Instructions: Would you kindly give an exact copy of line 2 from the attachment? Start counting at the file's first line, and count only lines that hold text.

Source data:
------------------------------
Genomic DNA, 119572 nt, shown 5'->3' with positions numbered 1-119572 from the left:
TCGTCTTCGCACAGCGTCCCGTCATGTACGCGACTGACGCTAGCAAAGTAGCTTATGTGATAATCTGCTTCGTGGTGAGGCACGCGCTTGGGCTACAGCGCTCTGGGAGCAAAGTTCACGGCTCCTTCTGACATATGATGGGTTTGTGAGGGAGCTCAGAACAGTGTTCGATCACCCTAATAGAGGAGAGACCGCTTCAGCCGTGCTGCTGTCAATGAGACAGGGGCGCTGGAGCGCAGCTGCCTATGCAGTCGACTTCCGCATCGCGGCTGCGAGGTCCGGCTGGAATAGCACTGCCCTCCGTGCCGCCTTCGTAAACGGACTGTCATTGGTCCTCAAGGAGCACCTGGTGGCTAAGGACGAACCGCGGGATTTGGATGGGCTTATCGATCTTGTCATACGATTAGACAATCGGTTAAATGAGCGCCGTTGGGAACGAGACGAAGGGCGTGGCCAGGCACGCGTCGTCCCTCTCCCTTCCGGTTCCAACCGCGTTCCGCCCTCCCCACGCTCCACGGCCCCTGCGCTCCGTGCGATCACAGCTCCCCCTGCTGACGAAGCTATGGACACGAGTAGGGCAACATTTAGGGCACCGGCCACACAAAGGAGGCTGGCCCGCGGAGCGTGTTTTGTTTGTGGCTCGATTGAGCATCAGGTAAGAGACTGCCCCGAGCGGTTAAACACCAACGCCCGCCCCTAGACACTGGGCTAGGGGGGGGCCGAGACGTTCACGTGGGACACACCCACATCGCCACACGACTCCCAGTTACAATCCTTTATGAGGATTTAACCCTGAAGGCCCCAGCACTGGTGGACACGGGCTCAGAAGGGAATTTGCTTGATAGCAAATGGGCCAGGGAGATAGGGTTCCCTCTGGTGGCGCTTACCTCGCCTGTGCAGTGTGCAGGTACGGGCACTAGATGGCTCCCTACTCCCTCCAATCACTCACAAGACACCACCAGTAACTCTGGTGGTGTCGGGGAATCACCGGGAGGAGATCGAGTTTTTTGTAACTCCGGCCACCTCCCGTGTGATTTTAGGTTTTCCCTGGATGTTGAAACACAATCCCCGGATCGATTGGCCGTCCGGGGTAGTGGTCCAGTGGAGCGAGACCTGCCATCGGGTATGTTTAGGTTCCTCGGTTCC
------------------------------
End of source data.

TCGTCTTCGCACAGCGTCCCGTCATGTACGCGACTGACGCTAGCAAAGTAGCTTATGTGATAATCTGCTTCGTGGTGAGGCACGCGCTTGGGCTACAGCGCTCTGGGAGCAAAGTTCACGGCTCCTTCTGACATATGATGGGTTTGTGAGGGAGCTCAGAACAGTGTTCGATCACCCTAATAGAGGAGAGACCGCTTCAGCCGTGCTGCTGTCAATGAGACAGGGGCGCTGGAGCGCAGCTGCCTATGCAGTCGACTTCCGCATCGCGGCTGCGAGGTCCGGCTGGAATAGCACTGCCCTCCGTGCCGCCTTCGTAAACGGACTGTCATTGGTCCTCAAGGAGCACCTGGTGGCTAAGGACGAACCGCGGGATTTGGATGGGCTTATCGATCTTGTCATACGATTAGACAATCGGTTAAATGAGCGCCGTTGGGAACGAGACGAAGGGCGTGGCCAGGCACGCGTCGTCCCTCTCCCTTCCGGTTCCAACCGCGTTCCGCCCTCCCCACGCTCCACGGCCCCTGCGCTCCGTGCGATCACAGCTCCCCCTGCTGACGAAGCTATGGACACGAGTAGGGCAACATTTAGGGCACCGGCCACACAAAGGAGGCTGGCCCGCGGAGCGTGTTTTGTTTGTGGCTCGATTGAGCATCAGGTAAGAGACTGCCCCGAGCGGTTAAACACCAACGCCCGCCCCTAGACACTGGGCTAGGGGGGGGCCGAGACGTTCACGTGGGACACACCCACATCGCCACACGACTCCCAGTTACAATCCTTTATGAGGATTTAACCCTGAAGGCCCCAGCACTGGTGGACACGGGCTCAGAAGGGAATTTGCTTGATAGCAAATGGGCCAGGGAGATAGGGTTCCCTCTGGTGGCGCTTACCTCGCCTGTGCAGTGTGCAGGTACGGGCACTAGATGGCTCCCTACTCCCTCCAATCACTCACAAGACACCACCAGTAACTCTGGTGGTGTCGGGGAATCACCGGGAGGAGATCGAGTTTTTTGTAACTCCGGCCACCTCCCGTGTGATTTTAGGTTTTCCCTGGATGTTGAAACACAATCCCCGGATCGATTGGCCGTCCGGGGTAGTGGTCCAGTGGAGCGAGACCTGCCATCGGGTATGTTTAGGTTCCTCGGTTCC